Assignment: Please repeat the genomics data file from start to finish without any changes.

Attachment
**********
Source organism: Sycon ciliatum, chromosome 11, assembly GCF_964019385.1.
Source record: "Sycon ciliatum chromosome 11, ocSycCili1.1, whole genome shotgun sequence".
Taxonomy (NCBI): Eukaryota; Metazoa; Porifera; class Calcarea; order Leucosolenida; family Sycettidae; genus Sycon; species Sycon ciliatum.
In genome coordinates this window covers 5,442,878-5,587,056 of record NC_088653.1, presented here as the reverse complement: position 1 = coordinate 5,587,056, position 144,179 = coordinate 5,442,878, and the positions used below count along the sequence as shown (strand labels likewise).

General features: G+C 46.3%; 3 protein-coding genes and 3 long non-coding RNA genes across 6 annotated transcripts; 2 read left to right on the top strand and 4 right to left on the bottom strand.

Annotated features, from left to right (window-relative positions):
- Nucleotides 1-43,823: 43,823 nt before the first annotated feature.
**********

Source organism: Sycon ciliatum, chromosome 11, assembly GCF_964019385.1.
Source record: "Sycon ciliatum chromosome 11, ocSycCili1.1, whole genome shotgun sequence".
Taxonomy (NCBI): Eukaryota; Metazoa; Porifera; class Calcarea; order Leucosolenida; family Sycettidae; genus Sycon; species Sycon ciliatum.
In genome coordinates this window covers 5,442,878-5,587,056 of record NC_088653.1, presented here as the reverse complement: position 1 = coordinate 5,587,056, position 144,179 = coordinate 5,442,878, and the positions used below count along the sequence as shown (strand labels likewise).

General features: G+C 46.3%; 3 protein-coding genes and 3 long non-coding RNA genes across 6 annotated transcripts; 2 read left to right on the top strand and 4 right to left on the bottom strand.

Annotated features, from left to right (window-relative positions):
- Nucleotides 1-43,823: 43,823 nt before the first annotated feature.